Saharawi civil population there continue being violated on daily basis by Moroccan administrative and security apparatus. Ever since the invasion of the country in 1975 and the campaign of terror unleashed by the invading forces against the Saharawi civilians, whose towns and villages were bombed by napalm and cluster bombs, the Moroccan state has been pursuing an unprecedented repressive policy against the Saharawis living in the occupied territories. While the fundamental freedoms of the entire population there remain severely circumscribed, many Saharawis were arrested arbitrarily and jailed in Moroccan secret detention centres, where they were subjected to all sorts of torture and to inhuman and degrading treatment; hundreds have disappeared, while the Moroccan state remains silent about their whereabouts. What adds to the plight of the Saharawis there is that the Moroccan state has long imposed a total blackout on the territory in order to ensure that its terrorist practices remain unknown to the international public opinion.
Despite his declared commitment to protect human rights and promote democracy, the regime of the new King, Mohammed VI, has not officially admitted responsibility for past human rights violations nor showed the slightest interest in bringing to book those officials involved in perpetrating gross abuses of human rights. That is why many observers have already noted that the regime would never try these officials, since that would imply a trial of the entire regime of the King¹s father, the late King Hassan II. This is for the simple reason that those officials were acting upon the king¹s direct orders.
One prime example of the officially protected torturers is the long-term Minister of Interior, Driss Basri, whose power was second only to the late King Hassan¹s for more than 20 years, who has been personally responsible for the country¹s horrible human rights record. This is why the new King¹s move to oust him in November 1999, which was viewed as a ³courageous act², did not bring any real change in the regime¹s handling of the situation, since it has left intact and operational the entire repressive system that Basri put in place and ruled for years.
As has widely been indicated, the embracing by the Moroccan regime of terrorism as a state policy, which has drained almost all the country¹s meagre resources, has already plunged the country into deep socio-economic and political crises of which repercussions are felt throughout the country, especially among the most vulnerable classes of society. In the UN¹s recently released annual Human Development Report, Morocco was placed number 126 in terms of human development out of 175 countries worldwide (11) only 50 steps from the absolute bottom (Sierra Leone). In addition, Morocco was also rated most corrupt country in the Maghreb in a survey by the Swiss-based World Economic Forum.(12) The ranking was based on questionnaires among each country¹s citizens, ranking their own government and thus reflecting the population¹s discontent. What these indices reveal is that Morocco is really going through a deep crisis that has exacerbated the already difficult situation of the majority of Moroccans, especially the young generation of who many have began turning to the Islamists moderate and radical searching for some sense of belonging and a forum for airing their grievances.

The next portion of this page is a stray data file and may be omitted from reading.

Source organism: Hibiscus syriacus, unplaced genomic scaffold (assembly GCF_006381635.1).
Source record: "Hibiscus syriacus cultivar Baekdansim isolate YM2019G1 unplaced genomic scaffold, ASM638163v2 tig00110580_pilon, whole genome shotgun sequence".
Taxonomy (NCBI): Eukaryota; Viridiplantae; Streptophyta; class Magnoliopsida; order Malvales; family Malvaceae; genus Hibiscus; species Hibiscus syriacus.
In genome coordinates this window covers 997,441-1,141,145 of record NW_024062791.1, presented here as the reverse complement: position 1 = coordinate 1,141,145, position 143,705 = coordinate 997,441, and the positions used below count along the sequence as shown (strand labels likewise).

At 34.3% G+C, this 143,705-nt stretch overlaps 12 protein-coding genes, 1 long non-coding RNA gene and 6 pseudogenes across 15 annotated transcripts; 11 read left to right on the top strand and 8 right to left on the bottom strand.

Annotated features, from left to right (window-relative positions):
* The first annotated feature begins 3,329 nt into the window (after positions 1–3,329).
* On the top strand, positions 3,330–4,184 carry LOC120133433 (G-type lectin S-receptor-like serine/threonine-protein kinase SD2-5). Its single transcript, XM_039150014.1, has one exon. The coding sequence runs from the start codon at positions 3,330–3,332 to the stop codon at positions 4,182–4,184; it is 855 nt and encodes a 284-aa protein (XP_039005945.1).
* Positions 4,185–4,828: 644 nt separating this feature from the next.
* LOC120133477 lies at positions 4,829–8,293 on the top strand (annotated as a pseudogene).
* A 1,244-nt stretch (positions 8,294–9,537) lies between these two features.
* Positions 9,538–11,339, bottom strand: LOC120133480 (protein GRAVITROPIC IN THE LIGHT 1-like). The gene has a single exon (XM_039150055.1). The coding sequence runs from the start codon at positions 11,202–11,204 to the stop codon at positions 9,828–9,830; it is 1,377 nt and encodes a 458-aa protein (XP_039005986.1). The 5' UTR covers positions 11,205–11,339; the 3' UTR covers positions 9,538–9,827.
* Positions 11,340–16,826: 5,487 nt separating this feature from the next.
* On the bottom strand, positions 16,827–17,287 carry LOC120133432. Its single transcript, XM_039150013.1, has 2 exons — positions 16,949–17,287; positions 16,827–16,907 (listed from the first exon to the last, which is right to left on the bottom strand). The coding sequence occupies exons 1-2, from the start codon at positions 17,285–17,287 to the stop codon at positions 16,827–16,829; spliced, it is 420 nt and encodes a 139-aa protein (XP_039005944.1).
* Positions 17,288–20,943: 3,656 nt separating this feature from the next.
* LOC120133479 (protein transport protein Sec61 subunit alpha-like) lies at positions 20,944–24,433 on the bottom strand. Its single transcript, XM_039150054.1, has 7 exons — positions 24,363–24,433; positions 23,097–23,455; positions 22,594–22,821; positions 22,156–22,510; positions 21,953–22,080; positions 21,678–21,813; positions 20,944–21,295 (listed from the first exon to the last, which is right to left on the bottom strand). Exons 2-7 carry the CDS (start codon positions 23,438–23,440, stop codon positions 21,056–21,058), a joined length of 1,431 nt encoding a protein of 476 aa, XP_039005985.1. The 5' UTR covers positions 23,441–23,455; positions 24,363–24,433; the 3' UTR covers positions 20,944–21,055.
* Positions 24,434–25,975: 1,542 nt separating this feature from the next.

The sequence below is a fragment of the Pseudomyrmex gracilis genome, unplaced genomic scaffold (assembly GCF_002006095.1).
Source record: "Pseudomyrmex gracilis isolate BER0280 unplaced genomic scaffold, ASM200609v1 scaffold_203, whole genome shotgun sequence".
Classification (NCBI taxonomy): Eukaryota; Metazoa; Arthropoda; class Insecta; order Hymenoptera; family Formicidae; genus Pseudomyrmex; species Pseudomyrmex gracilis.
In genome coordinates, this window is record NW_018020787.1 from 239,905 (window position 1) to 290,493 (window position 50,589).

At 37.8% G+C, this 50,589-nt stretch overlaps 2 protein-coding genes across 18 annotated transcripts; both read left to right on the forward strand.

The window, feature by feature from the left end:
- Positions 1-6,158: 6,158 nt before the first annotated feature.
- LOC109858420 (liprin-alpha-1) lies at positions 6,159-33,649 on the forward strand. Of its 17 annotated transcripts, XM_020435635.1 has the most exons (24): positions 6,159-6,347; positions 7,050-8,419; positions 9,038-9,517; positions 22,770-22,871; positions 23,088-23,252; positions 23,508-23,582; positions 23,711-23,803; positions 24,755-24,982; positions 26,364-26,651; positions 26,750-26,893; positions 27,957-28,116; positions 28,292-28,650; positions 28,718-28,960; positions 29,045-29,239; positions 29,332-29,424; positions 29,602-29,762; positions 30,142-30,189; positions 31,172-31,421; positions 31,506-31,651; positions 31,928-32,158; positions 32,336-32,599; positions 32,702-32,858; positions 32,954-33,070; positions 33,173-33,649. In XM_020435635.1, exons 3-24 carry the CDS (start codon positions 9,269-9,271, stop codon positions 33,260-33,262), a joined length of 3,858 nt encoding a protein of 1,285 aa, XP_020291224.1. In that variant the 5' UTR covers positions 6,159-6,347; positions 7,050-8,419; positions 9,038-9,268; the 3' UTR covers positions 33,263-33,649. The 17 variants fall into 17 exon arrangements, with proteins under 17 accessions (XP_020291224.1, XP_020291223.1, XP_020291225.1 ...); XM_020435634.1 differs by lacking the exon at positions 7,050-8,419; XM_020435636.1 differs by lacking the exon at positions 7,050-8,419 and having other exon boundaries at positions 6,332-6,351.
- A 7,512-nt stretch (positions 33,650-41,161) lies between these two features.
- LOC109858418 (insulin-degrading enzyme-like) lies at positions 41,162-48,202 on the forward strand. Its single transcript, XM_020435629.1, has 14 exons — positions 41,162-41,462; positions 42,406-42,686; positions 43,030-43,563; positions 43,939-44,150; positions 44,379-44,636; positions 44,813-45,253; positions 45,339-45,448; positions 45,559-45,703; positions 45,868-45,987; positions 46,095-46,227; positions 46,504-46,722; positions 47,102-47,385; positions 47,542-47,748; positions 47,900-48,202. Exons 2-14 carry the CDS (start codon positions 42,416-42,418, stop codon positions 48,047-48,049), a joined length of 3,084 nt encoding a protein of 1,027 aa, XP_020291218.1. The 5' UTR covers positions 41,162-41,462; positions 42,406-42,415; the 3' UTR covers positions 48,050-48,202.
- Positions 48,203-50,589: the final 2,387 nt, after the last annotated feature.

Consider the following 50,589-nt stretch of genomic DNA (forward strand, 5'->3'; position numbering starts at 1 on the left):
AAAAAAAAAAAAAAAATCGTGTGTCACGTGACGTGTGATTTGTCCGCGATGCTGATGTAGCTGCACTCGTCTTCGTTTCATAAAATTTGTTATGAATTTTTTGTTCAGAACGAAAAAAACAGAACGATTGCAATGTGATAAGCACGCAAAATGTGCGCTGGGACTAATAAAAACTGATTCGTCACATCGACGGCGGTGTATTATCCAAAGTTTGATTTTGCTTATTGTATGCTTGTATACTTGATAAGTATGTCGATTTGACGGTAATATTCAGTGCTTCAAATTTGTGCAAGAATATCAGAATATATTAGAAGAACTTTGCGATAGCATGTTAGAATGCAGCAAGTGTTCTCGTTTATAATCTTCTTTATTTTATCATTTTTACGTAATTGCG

The suicide bombings that took place in Casablanca on 16th May, 2003 that killed more than 40 people bears witness to this increasingly unbearable situation in Morocco. These terrorist attacks (which could unfortunately still happen there or elsewhere) were indeed an abhorrent and condemnable crime. Nevertheless, there were neither novel nor spontaneous, and this is a fact that seems to have been overlooked, wittingly or unwittingly, by some commentators in their readings of this event.
As proved beyond doubt, the terrorist attack was a Moroccan phenomenon arising out of local conditions, despite the regime¹s initial attempt to blame foreign quarters for having instigated and perpetrated the bombings. The 15 terrorists involved in the bombings were Moroccans belonging to the Sirrat al-Mustaqim (the straight or right path in English) fundamentalist group who grew up and trained in the desperately poor neighbourhood of Sidi Moumen in eastern Casablanca, one of many shanty towns that ring Moroccan cities; they had no direct link to any international terrorist group despite the regime¹s unrelenting efforts to prove otherwise. As the Moroccan journalist, Aboubakr Jamai, editor in chief of the newsweekly, Le Journal Hebdomadaire, affirms ³this time, all the attackers were Moroccans. All grew up in poverty; none had been outside the country.²(13)